Women have several choices for estrogen replacement therapy today. They can go the synthetic or natural route and can choose an oral or transdermal (patch/cream) preparation.
The liver can use estrogens for the production of hepatic enzymes. This means the liver can metabolize estrogens into other substances, in this case enzymes the liver produces. Oral estrogens are effective, but to some degree their effectiveness is diminished by passing through the liver before being available in the blood stream. On the other hand, transdermal estrogens enter the bloodstream directly, bypassing the liver. Transdermal estrogens are probably more effective in achieving their effects then oral estrogens.
Natural estrogen replacement therapies often combine different forms of estrogen. This means that depending on what conditions are being treated and what your own levels of these are, you can have a formula compounded just for your needs. These formulas are called Triest (containing 3 estrogens) and Biest (contain 2 estrogens). These preparations mimic the 3 natural estrogens in your body, estriol, estrone, and estradiol. Most synthetic oral estrogens are made from horse’s urine and horse’s estrogens, which are not the same as those naturally occurring in your body.
Supplemental estrogens are typically used on all days of a woman’s cycle except during menstruation. They can be used continuously during and after menopause, but most natural doctors recommend a break of 1 week per month if tolerated.
Transdermal delivery of estrogen therapy available by prescription “seems not to alter” the risk of venous thromboembolism (VTE), or blood clotting, in postmenopausal patients when compared to oral delivery, a new study suggests. The study was conducted by researchers at NYU Langone Medical Center and was published in the latest issue of Menopause: The Journal of the North American Menopause Society, March 2009.
Please keep in mind that there are three forms of estrogen – estradiol, estrone and estriol. Estradiol is the most potent, but also associated with increasing breast cancer risk. Estriol, a weaker form, may have protective effects against estrogen sensitive breast cancer. So when recommending or avoiding ‘estrogens’, it is necessary to specifiy which estrogen is being referred to.
Estrogen Replacement can help with the following
In a small-scale, early-phase trial of the hormone estriol, a form of estrogen, women with relapsing-remitting multiple sclerosis showed decreases in MRI-detected brain lesion activity and immune responses during treatment.The six participants with relapsing-remitting MS experienced significant decreases in brain lesion numbers and volume, as well as a reduction in levels of immune proteins indicative of inflammation. When estriol treatment was stopped, lesion numbers returned to pre-treatment levels, and then decreased again when estriol treatment was resumed. During treatment, cognitive function scores improved significantly in women with relapsing-remitting MS. Women with secondary-progressive MS did not improve significantly during the course of the trial. [Annals of Neurology 2002;52: pp.421-428]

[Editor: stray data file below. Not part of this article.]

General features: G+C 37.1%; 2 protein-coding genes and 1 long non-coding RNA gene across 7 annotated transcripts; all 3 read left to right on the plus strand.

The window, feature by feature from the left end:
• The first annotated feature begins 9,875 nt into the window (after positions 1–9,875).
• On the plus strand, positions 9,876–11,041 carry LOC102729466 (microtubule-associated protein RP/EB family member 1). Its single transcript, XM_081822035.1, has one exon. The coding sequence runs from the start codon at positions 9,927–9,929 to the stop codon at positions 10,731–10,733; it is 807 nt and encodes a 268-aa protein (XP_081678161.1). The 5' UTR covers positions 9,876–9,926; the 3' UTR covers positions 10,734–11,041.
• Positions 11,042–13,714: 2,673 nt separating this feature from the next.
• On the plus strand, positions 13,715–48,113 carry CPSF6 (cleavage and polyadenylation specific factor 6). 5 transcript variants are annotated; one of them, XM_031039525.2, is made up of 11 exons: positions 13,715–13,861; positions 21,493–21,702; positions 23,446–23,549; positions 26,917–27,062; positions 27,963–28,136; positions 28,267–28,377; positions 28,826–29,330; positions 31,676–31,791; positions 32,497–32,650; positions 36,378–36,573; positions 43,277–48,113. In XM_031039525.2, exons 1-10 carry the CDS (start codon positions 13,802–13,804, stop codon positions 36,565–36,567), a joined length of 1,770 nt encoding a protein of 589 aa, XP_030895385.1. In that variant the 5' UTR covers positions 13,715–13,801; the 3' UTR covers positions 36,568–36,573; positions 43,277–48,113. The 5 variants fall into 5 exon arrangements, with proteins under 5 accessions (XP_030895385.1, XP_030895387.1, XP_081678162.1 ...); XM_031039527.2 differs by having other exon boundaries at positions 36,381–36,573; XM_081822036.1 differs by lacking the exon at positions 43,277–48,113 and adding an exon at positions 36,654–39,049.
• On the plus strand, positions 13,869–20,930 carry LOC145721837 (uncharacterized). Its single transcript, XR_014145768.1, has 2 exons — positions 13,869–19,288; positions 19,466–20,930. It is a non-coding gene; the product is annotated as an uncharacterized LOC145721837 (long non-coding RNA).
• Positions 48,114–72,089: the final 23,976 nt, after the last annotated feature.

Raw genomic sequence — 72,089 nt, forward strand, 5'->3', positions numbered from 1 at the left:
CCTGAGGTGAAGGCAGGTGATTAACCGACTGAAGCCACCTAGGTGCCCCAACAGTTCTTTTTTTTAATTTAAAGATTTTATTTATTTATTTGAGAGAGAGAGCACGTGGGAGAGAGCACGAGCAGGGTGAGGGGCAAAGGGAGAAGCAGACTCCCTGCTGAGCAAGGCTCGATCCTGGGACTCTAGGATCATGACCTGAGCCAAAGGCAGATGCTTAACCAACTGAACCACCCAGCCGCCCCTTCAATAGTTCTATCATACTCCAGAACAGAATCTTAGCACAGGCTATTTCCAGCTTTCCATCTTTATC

The use of estrogen to increase SHBG and hence reduce biologically free testosterone may lessen acne and hirsutism. This mechanism is commonly operative in women with Polycystic Ovarian Syndrome. With estrogen replacement, estrogen levels are higher and liver production of SHBG increases. With pregnancy or some birth control pills, you will have high SHBG, and you will have high levels of circulating hormones, but they will be mostly bound (including testosterone).
Low estrogens allow the circulating androgens and testosterone to be more freely available and thus stimulate cells more. Increasing the circulating estrogen in the blood, by taking estrogens, will increase the proteins that bind the androgens and help decrease the effects of all androgens, whether the levels are normal or excessive.
Further evidence that estriol is effective in counteracting the symptoms of the menopause comes from studies with estriol intravaginal creams. One such study, conducted by scientists from the Technion Faculty of Medicine in Haifa, Israel, looked at urinary tract infections, a common affliction in post-menopausal women who suffer from an atrophying vagina characterized by elevated pH and a disrupted flora caused by lack of estrogen.
In this study, 93 postmenopausal women with a history of recurrent urinary tract infections were enrolled in a randomized, double-blind trial of a topically applied intravaginal 0.5 estriol cream. One group received 0.5 mg. of estriol every night for two weeks, followed by twice-weekly applications of the cream for eight months, and the other group received a placebo cream in the same manner.
The results of the study showed a dramatic reduction in urinary tract infections in the women receiving the estriol cream compared to those receiving the placebo cream. The incidence of infection was almost 12 times greater in the placebo group (5.9 per patient year) compared to the estriol group (0.5 per patient year). According to the Israeli scientists, “The intravaginal administration of estriol prevents recurrent urinary tract infections in postmenopausal women, probably by modifying the vaginal flora.”
Exposure to HRT was associated with an increased risk of invasive breast cancer. [JAMA Vol. 281 No. 22, June 9, 1999]
ScienceDaily (May 30, 2008) — If hormone replacement therapy is taken over a period of more than five years, the risk of breast cancer will increase. While this risk is considerably elevated during use of hormone medication, it drops back to the original level within about five years after a woman has stopped taking hormones. These new findings from Germany fit with earlier findings in the U.S.
ScienceDaily (Feb. 5, 2004) — A Swedish study established to assess the effect of hormone replacement therapy (HRT) for women with a history of breast cancer has been stopped early after preliminary results show ‘unacceptably high’ risks of breast cancer recurrence for HRT users. The results are published online by THE LANCET (3 February 2004) and appeared in the February 7 print edition.